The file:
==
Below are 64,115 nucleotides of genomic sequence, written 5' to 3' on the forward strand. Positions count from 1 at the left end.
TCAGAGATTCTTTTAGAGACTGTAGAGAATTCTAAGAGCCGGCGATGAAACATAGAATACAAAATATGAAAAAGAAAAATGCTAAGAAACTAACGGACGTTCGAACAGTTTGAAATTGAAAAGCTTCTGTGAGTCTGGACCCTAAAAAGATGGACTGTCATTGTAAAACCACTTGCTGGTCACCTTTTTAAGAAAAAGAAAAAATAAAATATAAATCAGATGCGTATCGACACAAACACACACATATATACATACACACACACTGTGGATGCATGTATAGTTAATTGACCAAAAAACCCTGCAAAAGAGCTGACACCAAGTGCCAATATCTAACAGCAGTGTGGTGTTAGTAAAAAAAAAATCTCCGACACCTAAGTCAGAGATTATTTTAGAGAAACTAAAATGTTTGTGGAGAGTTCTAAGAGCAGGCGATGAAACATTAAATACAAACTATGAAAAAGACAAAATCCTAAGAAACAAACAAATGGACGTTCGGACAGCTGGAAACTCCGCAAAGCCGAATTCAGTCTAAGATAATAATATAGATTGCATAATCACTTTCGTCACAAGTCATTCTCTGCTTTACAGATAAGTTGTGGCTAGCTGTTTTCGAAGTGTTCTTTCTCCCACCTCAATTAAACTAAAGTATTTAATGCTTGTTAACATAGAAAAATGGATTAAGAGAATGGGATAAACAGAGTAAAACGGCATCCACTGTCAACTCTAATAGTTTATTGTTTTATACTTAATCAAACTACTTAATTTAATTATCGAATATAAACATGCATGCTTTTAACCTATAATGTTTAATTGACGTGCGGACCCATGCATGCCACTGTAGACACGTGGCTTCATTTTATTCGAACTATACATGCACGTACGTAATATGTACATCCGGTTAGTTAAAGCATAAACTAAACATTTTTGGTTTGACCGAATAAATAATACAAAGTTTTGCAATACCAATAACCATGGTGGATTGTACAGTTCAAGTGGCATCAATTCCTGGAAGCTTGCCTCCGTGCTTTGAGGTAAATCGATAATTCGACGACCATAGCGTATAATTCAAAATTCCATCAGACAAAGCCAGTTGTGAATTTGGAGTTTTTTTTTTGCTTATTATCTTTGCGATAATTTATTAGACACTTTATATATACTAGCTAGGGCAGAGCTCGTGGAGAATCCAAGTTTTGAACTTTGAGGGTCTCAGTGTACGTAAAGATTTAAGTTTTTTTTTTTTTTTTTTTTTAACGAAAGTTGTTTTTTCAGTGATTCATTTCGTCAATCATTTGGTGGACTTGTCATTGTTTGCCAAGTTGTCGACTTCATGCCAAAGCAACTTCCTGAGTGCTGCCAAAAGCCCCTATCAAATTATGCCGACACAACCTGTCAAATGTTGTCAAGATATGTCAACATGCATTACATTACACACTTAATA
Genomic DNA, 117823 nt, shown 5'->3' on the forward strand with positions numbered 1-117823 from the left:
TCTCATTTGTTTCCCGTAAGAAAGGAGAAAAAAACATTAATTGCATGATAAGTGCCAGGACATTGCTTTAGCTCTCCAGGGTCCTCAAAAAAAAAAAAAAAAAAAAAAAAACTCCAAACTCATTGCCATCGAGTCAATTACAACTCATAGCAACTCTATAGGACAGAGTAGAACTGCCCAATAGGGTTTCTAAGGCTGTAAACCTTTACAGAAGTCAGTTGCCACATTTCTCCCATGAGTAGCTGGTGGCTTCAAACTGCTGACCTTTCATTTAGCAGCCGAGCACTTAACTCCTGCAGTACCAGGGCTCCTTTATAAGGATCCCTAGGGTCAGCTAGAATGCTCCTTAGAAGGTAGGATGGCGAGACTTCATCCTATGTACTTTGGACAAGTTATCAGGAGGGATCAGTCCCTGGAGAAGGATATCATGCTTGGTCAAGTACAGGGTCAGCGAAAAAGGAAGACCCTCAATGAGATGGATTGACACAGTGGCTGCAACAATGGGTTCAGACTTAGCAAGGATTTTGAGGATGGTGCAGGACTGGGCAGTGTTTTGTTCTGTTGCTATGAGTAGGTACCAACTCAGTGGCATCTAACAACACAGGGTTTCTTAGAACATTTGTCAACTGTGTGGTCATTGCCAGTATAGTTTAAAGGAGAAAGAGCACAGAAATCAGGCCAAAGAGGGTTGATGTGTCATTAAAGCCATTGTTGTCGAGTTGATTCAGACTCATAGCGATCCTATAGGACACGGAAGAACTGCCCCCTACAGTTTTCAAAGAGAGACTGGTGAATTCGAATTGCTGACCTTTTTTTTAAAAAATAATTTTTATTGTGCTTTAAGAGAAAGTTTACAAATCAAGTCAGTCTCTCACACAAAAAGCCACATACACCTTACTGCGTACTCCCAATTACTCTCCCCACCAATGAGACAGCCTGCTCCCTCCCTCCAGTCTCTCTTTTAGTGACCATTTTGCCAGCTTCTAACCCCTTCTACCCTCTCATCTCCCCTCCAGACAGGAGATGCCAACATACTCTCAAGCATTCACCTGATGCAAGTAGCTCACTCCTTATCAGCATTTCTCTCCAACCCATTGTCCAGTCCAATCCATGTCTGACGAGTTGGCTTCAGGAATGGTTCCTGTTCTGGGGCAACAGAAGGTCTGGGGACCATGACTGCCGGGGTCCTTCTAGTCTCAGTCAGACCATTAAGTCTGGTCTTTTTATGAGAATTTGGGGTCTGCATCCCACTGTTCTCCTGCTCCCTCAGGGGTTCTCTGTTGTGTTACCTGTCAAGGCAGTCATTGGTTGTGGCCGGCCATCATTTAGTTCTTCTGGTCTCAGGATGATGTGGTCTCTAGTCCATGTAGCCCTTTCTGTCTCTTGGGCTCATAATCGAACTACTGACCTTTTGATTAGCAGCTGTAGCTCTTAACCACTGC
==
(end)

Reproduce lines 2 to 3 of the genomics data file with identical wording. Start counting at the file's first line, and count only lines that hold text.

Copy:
TCAGAGATTCTTTTAGAGACTGTAGAGAATTCTAAGAGCCGGCGATGAAACATAGAATACAAAATATGAAAAAGAAAAATGCTAAGAAACTAACGGACGTTCGAACAGTTTGAAATTGAAAAGCTTCTGTGAGTCTGGACCCTAAAAAGATGGACTGTCATTGTAAAACCACTTGCTGGTCACCTTTTTAAGAAAAAGAAAAAATAAAATATAAATCAGATGCGTATCGACACAAACACACACATATATACATACACACACACTGTGGATGCATGTATAGTTAATTGACCAAAAAACCCTGCAAAAGAGCTGACACCAAGTGCCAATATCTAACAGCAGTGTGGTGTTAGTAAAAAAAAAATCTCCGACACCTAAGTCAGAGATTATTTTAGAGAAACTAAAATGTTTGTGGAGAGTTCTAAGAGCAGGCGATGAAACATTAAATACAAACTATGAAAAAGACAAAATCCTAAGAAACAAACAAATGGACGTTCGGACAGCTGGAAACTCCGCAAAGCCGAATTCAGTCTAAGATAATAATATAGATTGCATAATCACTTTCGTCACAAGTCATTCTCTGCTTTACAGATAAGTTGTGGCTAGCTGTTTTCGAAGTGTTCTTTCTCCCACCTCAATTAAACTAAAGTATTTAATGCTTGTTAACATAGAAAAATGGATTAAGAGAATGGGATAAACAGAGTAAAACGGCATCCACTGTCAACTCTAATAGTTTATTGTTTTATACTTAATCAAACTACTTAATTTAATTATCGAATATAAACATGCATGCTTTTAACCTATAATGTTTAATTGACGTGCGGACCCATGCATGCCACTGTAGACACGTGGCTTCATTTTATTCGAACTATACATGCACGTACGTAATATGTACATCCGGTTAGTTAAAGCATAAACTAAACATTTTTGGTTTGACCGAATAAATAATACAAAGTTTTGCAATACCAATAACCATGGTGGATTGTACAGTTCAAGTGGCATCAATTCCTGGAAGCTTGCCTCCGTGCTTTGAGGTAAATCGATAATTCGACGACCATAGCGTATAATTCAAAATTCCATCAGACAAAGCCAGTTGTGAATTTGGAGTTTTTTTTTTGCTTATTATCTTTGCGATAATTTATTAGACACTTTATATATACTAGCTAGGGCAGAGCTCGTGGAGAATCCAAGTTTTGAACTTTGAGGGTCTCAGTGTACGTAAAGATTTAAGTTTTTTTTTTTTTTTTTTTTTAACGAAAGTTGTTTTTTCAGTGATTCATTTCGTCAATCATTTGGTGGACTTGTCATTGTTTGCCAAGTTGTCGACTTCATGCCAAAGCAACTTCCTGAGTGCTGCCAAAAGCCCCTATCAAATTATGCCGACACAACCTGTCAAATGTTGTCAAGATATGTCAACATGCATTACATTACACACTTAATA
Genomic DNA, 117823 nt, shown 5'->3' on the forward strand with positions numbered 1-117823 from the left: